Out of work, slum dwellers in the city start losing savings

Slum dwellers in west Delhi’s Sudhama Puri on Monday.  

At Basai Darapur and Sudhama Puri - slums that are mostly inhabited by daily wage labourers, domestic help and rickshaw pullers - families are finding it difficult to survive. They are out of work, feeling neglected, and trying hard to access basic necessities.

Sangeeta from Sudhama Puri, who worked as a house help, said she is six months pregnant and is concerned over the money required for her child’s birth. “When she [employer] needed me, she used to make so many calls. Now, she hasn’t even asked me how I am managing, whether I am alive or not. She deducted money for 10 days and when I asked for her help, she did not even open the door and treated me like an untouchable,” said Sangeeta. She last went to work on March 22. “Jab waqt aata hai to koi madad nahin karta [When needed, no one helps].”

Sangeeta said her husband, a rickshaw puller, is also out of work.

‘Out of money’

A 25-year-old man, Sajjan Singh from Uttar Pradesh’s Unnao, a rickshaw puller said he walked 17 km from his jhuggi in the hope of getting a bus home but was stopped by the police.

“There is no work. I had savings that lasted for four-five days. I ran out of money and wanted to go back to the village where my family stays but couldn’t. I will have to now wait for the curfew to end,” he said. When asked how he will manage food, he said: “Yahi log khila rahe hain [The people here are feeding me].” He said he has been in Delhi for over 12 years and “have never faced a situation like this”.

With buffalo-litter and garbage around him, the residents of Sudhama Puri slums, also complained of municipal workers not turning up to clean the area. “There is no option for us to stand, sit and sleep away from each other. We are hardly able to take precautionary measures. A majority of us don’t even own masks because they are so expensive,” said Nitu, a house help.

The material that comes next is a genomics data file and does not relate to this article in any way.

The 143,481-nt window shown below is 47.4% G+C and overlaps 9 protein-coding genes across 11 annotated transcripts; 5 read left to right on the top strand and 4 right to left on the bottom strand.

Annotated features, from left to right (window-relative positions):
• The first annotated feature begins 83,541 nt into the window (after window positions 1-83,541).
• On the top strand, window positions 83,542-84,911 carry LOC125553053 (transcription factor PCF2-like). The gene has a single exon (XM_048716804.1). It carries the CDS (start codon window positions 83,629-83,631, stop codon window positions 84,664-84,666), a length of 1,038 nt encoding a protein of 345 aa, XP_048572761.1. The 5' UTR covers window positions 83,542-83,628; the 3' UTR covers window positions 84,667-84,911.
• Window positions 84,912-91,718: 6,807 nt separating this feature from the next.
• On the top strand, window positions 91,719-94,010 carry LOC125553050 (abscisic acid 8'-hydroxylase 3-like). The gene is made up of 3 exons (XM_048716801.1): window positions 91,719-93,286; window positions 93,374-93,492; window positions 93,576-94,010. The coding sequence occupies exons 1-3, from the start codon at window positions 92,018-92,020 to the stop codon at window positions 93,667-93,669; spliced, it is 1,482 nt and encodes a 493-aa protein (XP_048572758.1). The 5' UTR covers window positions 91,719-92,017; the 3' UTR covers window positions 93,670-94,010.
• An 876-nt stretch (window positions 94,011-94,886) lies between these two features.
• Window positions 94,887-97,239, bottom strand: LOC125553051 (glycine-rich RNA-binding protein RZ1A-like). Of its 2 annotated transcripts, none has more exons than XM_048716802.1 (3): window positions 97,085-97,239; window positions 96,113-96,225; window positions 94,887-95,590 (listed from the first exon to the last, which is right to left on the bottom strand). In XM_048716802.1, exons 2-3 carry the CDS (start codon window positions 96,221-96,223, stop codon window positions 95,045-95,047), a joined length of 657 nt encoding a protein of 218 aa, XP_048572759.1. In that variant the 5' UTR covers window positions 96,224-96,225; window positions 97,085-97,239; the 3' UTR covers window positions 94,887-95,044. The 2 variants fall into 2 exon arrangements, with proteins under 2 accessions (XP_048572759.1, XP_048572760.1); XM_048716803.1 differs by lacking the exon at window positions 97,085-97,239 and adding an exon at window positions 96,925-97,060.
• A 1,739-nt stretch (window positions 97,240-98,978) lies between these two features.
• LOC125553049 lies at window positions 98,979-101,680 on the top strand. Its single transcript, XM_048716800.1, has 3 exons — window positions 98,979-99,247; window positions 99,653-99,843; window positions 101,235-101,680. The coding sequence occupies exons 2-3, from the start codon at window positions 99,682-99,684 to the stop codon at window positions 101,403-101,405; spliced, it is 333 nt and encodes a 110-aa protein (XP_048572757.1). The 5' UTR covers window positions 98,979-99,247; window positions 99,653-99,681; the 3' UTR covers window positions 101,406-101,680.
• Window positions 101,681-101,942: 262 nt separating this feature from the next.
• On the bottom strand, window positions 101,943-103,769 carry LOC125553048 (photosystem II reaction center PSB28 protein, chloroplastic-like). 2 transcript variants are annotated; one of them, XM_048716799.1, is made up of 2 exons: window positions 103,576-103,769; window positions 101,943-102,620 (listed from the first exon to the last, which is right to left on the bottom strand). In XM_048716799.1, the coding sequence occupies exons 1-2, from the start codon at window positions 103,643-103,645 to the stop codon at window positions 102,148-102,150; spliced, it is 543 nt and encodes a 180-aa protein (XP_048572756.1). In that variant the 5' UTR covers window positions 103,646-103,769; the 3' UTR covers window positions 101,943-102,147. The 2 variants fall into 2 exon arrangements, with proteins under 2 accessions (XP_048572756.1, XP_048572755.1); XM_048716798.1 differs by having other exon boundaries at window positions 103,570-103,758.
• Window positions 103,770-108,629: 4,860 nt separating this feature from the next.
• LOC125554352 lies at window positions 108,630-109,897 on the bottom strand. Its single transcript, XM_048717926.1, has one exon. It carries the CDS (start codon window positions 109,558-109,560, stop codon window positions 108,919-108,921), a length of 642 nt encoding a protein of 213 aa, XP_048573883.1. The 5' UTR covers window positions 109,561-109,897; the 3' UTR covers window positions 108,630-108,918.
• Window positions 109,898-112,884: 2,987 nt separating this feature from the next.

A few meters ahead, in the slums of Basai Darapur, many daily wage labourers were seen waiting for their employers to give them money, which has been due for sometime. Shivam (19), Raju Kumar (20) and Manglu (34), all from Uttar Pradesh, were seen discussing how they will manage the next month’s rent if they are stuck in the city. These labourersmostly pick bricks for a living.

Wapas jaane ke liye bhi to paisa chahiye. Vo bhi nahin hai. Uske liye hi baithe hain yahan [We need money to go back. That too we don’t have and that is why we are sitting here],” said Shivam, adding that there is no point walking home or going in over-crowded buses.

Manglu said: “I have not heard of any poor person being diagnosed with COVID-19. It’s for the rich, but the worst hit are poor.”

While everyone in Basai Darapur shared their fear of running out of food and money, Nisha, a househelp, said she is most hurt by the treatment meted out to her by her employer. “Usne kaha jab bimari khatam hogi tab aa jana. Pata nahin kahan se aate ho tum log. Main ghar main nahin aane dungi ab [She said come when the epidemic is over. I don’t know where you come from. I won’t let you in],” she said.

Right opposite Nisha’s residence, is Badlu Ram’s jhuggi. With just a kitchen and a washing space inside, nine personslive in that house. “We are worried that where will the next meal come from?” the gardener said.

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Printable version | Jan 26, 2021 6:33:41 PM |

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